Talented but troubled, Arizona Wildcats are in the March Madness spotlight at NCAA Tournament

LAS VEGAS — When Sean Miller was hired to take over the Arizona men’s basketball program in 2009, the move was supposed to bring stability — and a return to prominence — for one of the most successful programs in the sport.

For a time, it did just that. After the final years of Hall of Famer Lute Olson’s tenure in Tucson, Arizona, were defined by his health problems and the multiple interim coaches who took turns replacing him, Miller quickly turned things around, taking the Wildcats to the Elite Eight in 2011 and reaching the second weekend of the NCAA tournament in five of his first eight seasons.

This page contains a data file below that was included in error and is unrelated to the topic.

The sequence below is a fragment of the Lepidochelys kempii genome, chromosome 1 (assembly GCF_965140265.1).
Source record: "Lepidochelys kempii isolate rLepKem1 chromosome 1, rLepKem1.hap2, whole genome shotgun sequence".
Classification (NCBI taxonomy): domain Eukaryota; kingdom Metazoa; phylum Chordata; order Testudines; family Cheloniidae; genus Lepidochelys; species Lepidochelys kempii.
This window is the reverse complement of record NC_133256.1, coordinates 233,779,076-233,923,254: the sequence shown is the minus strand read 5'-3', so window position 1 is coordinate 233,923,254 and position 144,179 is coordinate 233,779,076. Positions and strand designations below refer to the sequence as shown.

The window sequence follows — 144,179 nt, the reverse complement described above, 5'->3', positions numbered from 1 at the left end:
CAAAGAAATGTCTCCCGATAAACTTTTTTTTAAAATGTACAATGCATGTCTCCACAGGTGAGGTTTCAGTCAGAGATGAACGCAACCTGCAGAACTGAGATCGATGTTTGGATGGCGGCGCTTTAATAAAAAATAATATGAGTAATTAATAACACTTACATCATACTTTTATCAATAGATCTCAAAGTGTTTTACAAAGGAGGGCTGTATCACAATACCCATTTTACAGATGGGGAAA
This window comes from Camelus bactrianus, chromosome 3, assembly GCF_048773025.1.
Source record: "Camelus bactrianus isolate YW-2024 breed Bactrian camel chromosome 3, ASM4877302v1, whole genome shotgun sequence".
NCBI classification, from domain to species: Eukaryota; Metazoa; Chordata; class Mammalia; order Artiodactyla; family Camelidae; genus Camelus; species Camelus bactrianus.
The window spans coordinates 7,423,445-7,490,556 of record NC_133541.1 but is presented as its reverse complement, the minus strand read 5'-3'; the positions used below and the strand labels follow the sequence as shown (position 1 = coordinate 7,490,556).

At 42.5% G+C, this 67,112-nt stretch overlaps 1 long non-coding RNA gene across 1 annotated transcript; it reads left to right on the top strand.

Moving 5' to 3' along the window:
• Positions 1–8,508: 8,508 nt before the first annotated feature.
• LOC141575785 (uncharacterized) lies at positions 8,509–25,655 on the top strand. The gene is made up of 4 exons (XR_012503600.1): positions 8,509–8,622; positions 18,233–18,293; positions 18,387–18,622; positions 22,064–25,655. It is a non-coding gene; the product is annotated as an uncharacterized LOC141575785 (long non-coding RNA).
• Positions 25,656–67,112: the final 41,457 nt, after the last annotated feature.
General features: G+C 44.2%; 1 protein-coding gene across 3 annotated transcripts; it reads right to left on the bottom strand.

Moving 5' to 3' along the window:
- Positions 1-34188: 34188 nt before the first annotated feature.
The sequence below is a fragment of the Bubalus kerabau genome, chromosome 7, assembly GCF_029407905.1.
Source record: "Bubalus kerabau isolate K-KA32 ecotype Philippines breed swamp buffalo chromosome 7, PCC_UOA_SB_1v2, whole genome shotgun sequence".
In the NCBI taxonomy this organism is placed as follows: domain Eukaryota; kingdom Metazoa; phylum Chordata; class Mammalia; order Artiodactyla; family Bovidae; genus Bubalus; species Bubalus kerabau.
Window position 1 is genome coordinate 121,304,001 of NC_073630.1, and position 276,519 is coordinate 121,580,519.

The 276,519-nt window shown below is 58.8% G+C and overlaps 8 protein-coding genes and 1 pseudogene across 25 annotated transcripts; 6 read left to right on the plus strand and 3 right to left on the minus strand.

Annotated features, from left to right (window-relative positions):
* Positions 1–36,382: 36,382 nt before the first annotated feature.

But chaos returned to the program over the past year. Miller briefly left the team after ESPN reported there was an FBI wiretap of him discussing a $100,000 payment to ensure Deandre Ayton — the team’s star freshman center and the potential No. 1 pick in this year’s NBA draft — would come to Arizona. Also, star guard Allonzo Trier was ruled ineligible by the NCAA after a trace amount of a banned substance was found in his system.

Even after all of that, Arizona enters the NCAA tournament with the kind of talent that gives it a chance to cut down the nets in San Antonio next month.

And that’s why there will be no team in this year’s field of 68 with more scrutiny and attention heaped upon it than the fourth-seeded Wildcats (27-7), who open Thursday night against No. 13 seed Buffalo in Boise, Idaho.

“We have great kids on our team,” Miller said last week. “We have a lot of winners. We have talented players that have always, from Day One, played for the win. And everybody on our team and in our locker room realizes what March Madness is.”

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